“My second baby is due soon, and I am so worried about how I’m going to have enough time—and love!—for both of them!”

Of all of the concerns expressed by expectant and new second-time parents, this is the one I’ve heard most frequently in my roles as nurse practitioner, lactation consultant, family educator, and mom of four. Here are a few of the strategies the moms in my “second-time moms” groups have found helpful in easing the transition from family of three to family of four:

  1. When the new baby is born, try to keep your toddler’s routine the same as much as possible. In other words, if your toddler went to daycare/preschool before new baby, continue the same schedule. (This will also give you precious bonding time with the new baby!)
  2. If you know some of your toddler’s routine will change when the baby comes, try to ease into those changes during your pregnancy as far in advance as possible before the new baby’s arrival. Examples are changing morning or evening routines to include more dad time, time with grandparents, and childcare.
  3. With a new baby in the house, your toddler is suddenly hearing “just a minute” more than he is used to. If your toddler is 2 or older, “taking turns” is beginning to become an understandable concept. With your older child in earshot, take every opportunity to “remind the baby” that it is “toddler’s turn to read with Mommy,” so your toddler doesn’t feel like he has to do all the “waiting.”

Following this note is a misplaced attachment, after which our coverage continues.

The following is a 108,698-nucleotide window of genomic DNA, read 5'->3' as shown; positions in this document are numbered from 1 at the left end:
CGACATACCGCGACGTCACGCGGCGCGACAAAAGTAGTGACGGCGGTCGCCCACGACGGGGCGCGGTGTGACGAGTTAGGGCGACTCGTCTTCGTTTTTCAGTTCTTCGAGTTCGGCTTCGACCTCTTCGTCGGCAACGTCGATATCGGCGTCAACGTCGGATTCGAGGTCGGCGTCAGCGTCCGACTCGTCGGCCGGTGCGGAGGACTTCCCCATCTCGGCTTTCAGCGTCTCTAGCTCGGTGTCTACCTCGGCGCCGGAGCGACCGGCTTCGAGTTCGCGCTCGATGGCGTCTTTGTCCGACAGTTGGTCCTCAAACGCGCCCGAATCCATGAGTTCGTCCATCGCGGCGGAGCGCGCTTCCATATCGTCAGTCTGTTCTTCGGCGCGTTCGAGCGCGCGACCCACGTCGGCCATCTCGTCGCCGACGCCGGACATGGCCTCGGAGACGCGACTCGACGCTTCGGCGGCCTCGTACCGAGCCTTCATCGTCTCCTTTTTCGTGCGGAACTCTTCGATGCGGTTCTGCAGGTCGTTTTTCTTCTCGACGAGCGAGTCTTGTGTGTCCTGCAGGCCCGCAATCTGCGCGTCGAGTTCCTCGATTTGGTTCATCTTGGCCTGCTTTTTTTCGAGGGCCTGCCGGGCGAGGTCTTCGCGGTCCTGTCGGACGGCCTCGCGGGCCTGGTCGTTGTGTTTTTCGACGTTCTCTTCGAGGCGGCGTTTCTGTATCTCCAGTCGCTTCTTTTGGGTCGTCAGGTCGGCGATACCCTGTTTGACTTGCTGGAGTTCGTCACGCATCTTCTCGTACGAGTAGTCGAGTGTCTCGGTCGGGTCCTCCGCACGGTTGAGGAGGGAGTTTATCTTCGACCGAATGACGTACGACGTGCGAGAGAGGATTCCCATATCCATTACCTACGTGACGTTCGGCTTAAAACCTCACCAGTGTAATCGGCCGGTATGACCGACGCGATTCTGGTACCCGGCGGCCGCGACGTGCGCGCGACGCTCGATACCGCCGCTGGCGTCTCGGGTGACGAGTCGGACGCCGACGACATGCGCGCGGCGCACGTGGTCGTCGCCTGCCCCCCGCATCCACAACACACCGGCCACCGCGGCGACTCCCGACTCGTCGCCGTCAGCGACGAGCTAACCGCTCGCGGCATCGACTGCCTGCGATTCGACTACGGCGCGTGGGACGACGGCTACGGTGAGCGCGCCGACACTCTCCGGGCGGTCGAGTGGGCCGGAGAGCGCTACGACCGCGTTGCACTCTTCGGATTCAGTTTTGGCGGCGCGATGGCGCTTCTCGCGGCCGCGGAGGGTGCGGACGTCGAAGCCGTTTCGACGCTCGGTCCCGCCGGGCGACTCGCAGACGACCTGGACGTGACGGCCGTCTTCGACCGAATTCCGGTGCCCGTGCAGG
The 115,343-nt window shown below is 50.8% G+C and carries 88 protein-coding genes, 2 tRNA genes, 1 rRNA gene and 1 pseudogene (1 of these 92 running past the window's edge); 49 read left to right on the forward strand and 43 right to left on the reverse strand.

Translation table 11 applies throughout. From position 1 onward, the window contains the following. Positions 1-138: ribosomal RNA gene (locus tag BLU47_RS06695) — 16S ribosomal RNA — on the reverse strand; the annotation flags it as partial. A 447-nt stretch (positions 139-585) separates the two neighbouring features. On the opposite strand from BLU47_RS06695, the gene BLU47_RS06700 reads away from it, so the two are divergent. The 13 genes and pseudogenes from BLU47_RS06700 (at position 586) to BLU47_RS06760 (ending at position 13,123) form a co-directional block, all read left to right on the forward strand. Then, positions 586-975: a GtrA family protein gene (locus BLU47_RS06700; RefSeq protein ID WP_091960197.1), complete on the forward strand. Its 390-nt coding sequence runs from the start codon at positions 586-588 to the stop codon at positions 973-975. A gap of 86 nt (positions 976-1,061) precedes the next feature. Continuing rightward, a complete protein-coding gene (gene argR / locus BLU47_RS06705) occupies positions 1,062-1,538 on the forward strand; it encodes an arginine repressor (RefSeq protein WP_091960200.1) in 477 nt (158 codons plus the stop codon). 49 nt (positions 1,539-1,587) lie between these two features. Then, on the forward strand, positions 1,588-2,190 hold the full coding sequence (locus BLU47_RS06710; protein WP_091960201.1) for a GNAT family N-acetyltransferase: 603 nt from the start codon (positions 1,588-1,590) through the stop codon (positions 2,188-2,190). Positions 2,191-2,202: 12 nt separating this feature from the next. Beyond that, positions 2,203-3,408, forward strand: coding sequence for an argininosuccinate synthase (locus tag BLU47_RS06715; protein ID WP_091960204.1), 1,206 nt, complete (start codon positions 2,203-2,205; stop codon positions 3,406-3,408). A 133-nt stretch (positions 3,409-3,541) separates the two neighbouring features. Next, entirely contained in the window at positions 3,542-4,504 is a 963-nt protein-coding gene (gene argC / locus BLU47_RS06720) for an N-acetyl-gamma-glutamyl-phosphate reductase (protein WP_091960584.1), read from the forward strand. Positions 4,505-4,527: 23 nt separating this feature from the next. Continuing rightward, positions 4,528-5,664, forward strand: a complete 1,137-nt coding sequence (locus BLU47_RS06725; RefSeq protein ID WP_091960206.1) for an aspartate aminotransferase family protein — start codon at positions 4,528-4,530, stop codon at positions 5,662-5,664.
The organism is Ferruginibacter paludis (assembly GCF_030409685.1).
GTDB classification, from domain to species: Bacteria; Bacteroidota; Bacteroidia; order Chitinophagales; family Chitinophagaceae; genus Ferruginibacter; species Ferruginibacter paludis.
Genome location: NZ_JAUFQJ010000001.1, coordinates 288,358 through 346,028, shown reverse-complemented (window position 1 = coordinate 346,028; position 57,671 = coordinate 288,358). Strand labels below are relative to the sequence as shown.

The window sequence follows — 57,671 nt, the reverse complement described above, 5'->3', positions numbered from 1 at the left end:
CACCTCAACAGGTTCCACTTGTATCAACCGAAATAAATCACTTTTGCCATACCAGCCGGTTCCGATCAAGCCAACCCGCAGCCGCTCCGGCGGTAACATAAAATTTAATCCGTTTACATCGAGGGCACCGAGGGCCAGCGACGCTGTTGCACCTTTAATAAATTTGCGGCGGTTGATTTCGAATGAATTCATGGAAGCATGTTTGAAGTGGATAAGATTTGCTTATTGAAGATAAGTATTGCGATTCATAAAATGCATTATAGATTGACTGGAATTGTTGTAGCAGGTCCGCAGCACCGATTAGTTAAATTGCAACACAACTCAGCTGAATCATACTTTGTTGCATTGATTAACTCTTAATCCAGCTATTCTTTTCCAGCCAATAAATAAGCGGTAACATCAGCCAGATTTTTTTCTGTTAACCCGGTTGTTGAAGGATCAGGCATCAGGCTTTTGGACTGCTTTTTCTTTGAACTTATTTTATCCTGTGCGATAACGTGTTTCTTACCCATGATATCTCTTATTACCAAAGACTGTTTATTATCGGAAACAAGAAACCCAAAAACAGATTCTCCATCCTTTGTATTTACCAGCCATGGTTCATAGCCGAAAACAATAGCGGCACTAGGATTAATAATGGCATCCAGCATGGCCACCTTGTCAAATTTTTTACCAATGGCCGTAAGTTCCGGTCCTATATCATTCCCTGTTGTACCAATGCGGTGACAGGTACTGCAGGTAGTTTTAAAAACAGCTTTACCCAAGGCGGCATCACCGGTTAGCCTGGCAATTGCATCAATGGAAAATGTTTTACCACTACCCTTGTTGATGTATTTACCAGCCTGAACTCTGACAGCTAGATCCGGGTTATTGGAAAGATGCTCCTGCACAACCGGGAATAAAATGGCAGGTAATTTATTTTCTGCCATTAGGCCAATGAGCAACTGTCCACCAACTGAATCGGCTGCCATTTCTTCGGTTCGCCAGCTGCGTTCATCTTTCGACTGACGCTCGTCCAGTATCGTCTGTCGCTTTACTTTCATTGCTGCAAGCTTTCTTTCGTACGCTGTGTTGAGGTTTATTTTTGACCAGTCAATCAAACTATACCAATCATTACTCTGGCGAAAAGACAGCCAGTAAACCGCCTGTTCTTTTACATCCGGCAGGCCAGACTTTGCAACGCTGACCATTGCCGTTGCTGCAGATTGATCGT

4. Have a “busy bag” with special toys and book that is only taken out when Mom is “busy” with baby (for instance, feeding) and put away when it is toddler’s “turn with Mommy.”
  5. Enlist toddler’s “help” with baby by having him “go get the diaper,” “read” to baby during feeding, or sing to baby during diaper changes.
  6. Many toddlers are upset by baby’s crying. Remind your toddler that crying is baby’s way of telling us that (s)he needs something.

The next six-week series “New Parent…Again ?” for second- and third-time parents will be held Thursdays, 10:00 — 11:00 am, Apr. 17 — May 22. We will be discussing developmental milestones for baby and toddler; sibling issues, including cooperation and sharing; day-to-day strategies for managing more than one child; changing family dynamics; making time for yourself; returning to work; and more. You may register here.

Questions? Contact Cherie at 650-688-3053 or [email protected]

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